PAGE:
Review: Boundless Sky by Amanda Addison & Manuela Adreani.
Bird sets off from Alfie’s garden, and flies over the fields. The children wave and smile, knowing that Bird will be back in the spring.
Bird flies over the blue sea and over the mountains, and eventually she comes to the dessert where Leila gives her a drink of water.
Following a Summer in Africa, bird sets off to repeat the journey in the opposite direction, but when she reaches the dessert, Leila is nowhere to be seen. It seems that bird is not the only one making a migration.
A sensitive and beautiful story that reminds us to care for those on the move.
The story builds up slowly, with beautiful pictures that allow the reader to fall in love with bird. Just like the children who wave and smile in the early pictures, we want bird to reach her destination safe and sound. Meeting Leila in her original home is a simple yet brilliant touch. It reminds readers of Leila’s humanity. She has a home and it wasn’t always troubled. Given the things children might have heard about displaced people, it is vital that they understand that nobody is defined solely as a migrant or a refugee.
When we learn that Leila is missing, the illustrations give us cause for concern. Why is that home turned over? Where has everybody gone? This story builds empathy in subtle ways long before it shows Leila’s own journey across the sea.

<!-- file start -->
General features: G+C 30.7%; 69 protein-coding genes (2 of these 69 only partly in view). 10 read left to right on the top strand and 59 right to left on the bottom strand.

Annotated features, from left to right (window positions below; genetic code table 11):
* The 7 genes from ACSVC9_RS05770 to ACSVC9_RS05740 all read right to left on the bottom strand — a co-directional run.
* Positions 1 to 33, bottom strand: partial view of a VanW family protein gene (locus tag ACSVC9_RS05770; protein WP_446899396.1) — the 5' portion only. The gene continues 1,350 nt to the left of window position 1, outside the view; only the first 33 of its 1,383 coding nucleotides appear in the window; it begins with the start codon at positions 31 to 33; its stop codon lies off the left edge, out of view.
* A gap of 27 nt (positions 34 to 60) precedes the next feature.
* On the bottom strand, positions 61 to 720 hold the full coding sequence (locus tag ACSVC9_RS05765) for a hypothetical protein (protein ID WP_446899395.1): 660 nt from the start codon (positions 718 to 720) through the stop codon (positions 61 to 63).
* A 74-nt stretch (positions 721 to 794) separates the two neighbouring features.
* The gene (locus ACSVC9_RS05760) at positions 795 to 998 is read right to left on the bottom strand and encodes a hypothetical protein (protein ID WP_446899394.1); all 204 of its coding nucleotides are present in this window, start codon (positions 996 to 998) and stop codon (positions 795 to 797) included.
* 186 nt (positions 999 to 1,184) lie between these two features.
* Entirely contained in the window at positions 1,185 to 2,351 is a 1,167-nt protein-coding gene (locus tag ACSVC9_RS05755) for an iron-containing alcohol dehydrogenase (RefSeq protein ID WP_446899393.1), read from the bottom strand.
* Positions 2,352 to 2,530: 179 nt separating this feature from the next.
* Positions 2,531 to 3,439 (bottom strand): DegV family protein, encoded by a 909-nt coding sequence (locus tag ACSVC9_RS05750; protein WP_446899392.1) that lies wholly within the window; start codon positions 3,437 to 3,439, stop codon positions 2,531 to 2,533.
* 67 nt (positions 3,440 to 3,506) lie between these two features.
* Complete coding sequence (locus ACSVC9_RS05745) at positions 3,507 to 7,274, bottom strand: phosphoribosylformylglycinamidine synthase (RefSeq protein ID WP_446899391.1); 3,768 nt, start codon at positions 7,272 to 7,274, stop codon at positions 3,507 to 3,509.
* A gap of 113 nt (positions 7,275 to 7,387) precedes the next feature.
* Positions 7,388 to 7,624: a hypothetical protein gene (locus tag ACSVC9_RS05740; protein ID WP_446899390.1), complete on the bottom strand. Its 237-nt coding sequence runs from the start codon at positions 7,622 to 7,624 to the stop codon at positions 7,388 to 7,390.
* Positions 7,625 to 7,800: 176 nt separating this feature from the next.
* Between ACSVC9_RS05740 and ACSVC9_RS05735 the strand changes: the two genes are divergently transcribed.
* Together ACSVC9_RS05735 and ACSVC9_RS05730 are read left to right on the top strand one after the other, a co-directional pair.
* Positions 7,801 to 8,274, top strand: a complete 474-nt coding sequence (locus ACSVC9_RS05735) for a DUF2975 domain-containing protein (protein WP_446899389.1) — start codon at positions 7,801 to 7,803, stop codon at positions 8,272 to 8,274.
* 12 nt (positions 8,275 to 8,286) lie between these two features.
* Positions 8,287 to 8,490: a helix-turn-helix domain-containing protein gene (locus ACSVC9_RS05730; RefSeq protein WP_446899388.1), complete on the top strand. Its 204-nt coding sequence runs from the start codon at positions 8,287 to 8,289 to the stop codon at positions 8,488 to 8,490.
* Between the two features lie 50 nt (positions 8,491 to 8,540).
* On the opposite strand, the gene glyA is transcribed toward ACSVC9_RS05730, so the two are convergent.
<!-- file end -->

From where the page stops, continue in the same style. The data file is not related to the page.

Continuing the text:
This book might help children who have been in Leila’s situation to think about their own journey. It is also especially good at helping other readers to empathise with Leila. To show concern and care. To agree that they would welcome Leila, as they welcome Bird, as their neighbour. The final line of the book, welcome everyone, summarises its themes.
The illustrations are drawn against a background of wide open sky. The skies set the tone of each page, from the gentle autumn breezes at the start to the terrible storms at sea. This would be a lovely book to use for thinking about how weather can be used to convey tone in a picture or a story.
It is impossible not to be moved by this gentle picture book. A true read for empathy that needs to be read far and wide.
Thanks to Lantana Publishing for my copy. Opinions my own.